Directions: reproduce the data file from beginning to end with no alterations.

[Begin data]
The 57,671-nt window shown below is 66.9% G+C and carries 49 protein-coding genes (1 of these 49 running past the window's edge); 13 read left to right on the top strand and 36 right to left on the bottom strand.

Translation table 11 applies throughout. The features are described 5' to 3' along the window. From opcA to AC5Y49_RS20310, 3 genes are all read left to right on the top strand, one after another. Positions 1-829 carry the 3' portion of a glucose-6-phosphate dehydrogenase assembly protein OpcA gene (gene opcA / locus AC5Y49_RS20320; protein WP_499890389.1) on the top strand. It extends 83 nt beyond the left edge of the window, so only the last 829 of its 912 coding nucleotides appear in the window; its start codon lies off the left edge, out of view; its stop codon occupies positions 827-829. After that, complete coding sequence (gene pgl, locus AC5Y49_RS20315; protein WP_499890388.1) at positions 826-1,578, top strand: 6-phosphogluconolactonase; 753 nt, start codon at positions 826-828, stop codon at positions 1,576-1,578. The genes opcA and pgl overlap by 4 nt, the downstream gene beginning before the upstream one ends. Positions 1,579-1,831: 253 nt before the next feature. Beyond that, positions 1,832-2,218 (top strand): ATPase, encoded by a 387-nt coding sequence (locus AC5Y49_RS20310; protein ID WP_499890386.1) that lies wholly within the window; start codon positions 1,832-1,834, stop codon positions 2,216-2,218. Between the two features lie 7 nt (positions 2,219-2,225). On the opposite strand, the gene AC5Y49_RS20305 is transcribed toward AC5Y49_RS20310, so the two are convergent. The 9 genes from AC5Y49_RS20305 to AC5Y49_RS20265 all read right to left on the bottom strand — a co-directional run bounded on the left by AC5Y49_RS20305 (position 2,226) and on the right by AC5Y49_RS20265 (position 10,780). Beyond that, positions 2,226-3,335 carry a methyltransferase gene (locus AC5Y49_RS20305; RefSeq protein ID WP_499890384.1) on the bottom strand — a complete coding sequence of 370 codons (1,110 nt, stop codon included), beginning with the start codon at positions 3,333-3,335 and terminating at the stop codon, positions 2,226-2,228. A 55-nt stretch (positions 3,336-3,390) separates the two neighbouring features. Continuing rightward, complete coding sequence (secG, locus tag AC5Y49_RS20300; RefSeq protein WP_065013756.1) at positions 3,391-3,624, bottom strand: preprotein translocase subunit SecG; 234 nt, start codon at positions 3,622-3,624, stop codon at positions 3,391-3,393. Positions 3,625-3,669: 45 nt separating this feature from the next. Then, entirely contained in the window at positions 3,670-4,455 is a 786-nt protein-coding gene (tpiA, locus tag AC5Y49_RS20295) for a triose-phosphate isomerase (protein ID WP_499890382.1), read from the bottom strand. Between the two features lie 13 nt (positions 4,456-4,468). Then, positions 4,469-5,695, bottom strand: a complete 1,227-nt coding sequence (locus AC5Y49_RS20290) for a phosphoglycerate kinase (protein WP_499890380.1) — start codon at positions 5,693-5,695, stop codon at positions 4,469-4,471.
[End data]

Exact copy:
The 57,671-nt window shown below is 66.9% G+C and carries 49 protein-coding genes (1 of these 49 running past the window's edge); 13 read left to right on the top strand and 36 right to left on the bottom strand.

Translation table 11 applies throughout. The features are described 5' to 3' along the window. From opcA to AC5Y49_RS20310, 3 genes are all read left to right on the top strand, one after another. Positions 1-829 carry the 3' portion of a glucose-6-phosphate dehydrogenase assembly protein OpcA gene (gene opcA / locus AC5Y49_RS20320; protein WP_499890389.1) on the top strand. It extends 83 nt beyond the left edge of the window, so only the last 829 of its 912 coding nucleotides appear in the window; its start codon lies off the left edge, out of view; its stop codon occupies positions 827-829. After that, complete coding sequence (gene pgl, locus AC5Y49_RS20315; protein WP_499890388.1) at positions 826-1,578, top strand: 6-phosphogluconolactonase; 753 nt, start codon at positions 826-828, stop codon at positions 1,576-1,578. The genes opcA and pgl overlap by 4 nt, the downstream gene beginning before the upstream one ends. Positions 1,579-1,831: 253 nt before the next feature. Beyond that, positions 1,832-2,218 (top strand): ATPase, encoded by a 387-nt coding sequence (locus AC5Y49_RS20310; protein ID WP_499890386.1) that lies wholly within the window; start codon positions 1,832-1,834, stop codon positions 2,216-2,218. Between the two features lie 7 nt (positions 2,219-2,225). On the opposite strand, the gene AC5Y49_RS20305 is transcribed toward AC5Y49_RS20310, so the two are convergent. The 9 genes from AC5Y49_RS20305 to AC5Y49_RS20265 all read right to left on the bottom strand — a co-directional run bounded on the left by AC5Y49_RS20305 (position 2,226) and on the right by AC5Y49_RS20265 (position 10,780). Beyond that, positions 2,226-3,335 carry a methyltransferase gene (locus AC5Y49_RS20305; RefSeq protein ID WP_499890384.1) on the bottom strand — a complete coding sequence of 370 codons (1,110 nt, stop codon included), beginning with the start codon at positions 3,333-3,335 and terminating at the stop codon, positions 2,226-2,228. A 55-nt stretch (positions 3,336-3,390) separates the two neighbouring features. Continuing rightward, complete coding sequence (secG, locus tag AC5Y49_RS20300; RefSeq protein WP_065013756.1) at positions 3,391-3,624, bottom strand: preprotein translocase subunit SecG; 234 nt, start codon at positions 3,622-3,624, stop codon at positions 3,391-3,393. Positions 3,625-3,669: 45 nt separating this feature from the next. Then, entirely contained in the window at positions 3,670-4,455 is a 786-nt protein-coding gene (tpiA, locus tag AC5Y49_RS20295) for a triose-phosphate isomerase (protein ID WP_499890382.1), read from the bottom strand. Between the two features lie 13 nt (positions 4,456-4,468). Then, positions 4,469-5,695, bottom strand: a complete 1,227-nt coding sequence (locus AC5Y49_RS20290) for a phosphoglycerate kinase (protein WP_499890380.1) — start codon at positions 5,693-5,695, stop codon at positions 4,469-4,471.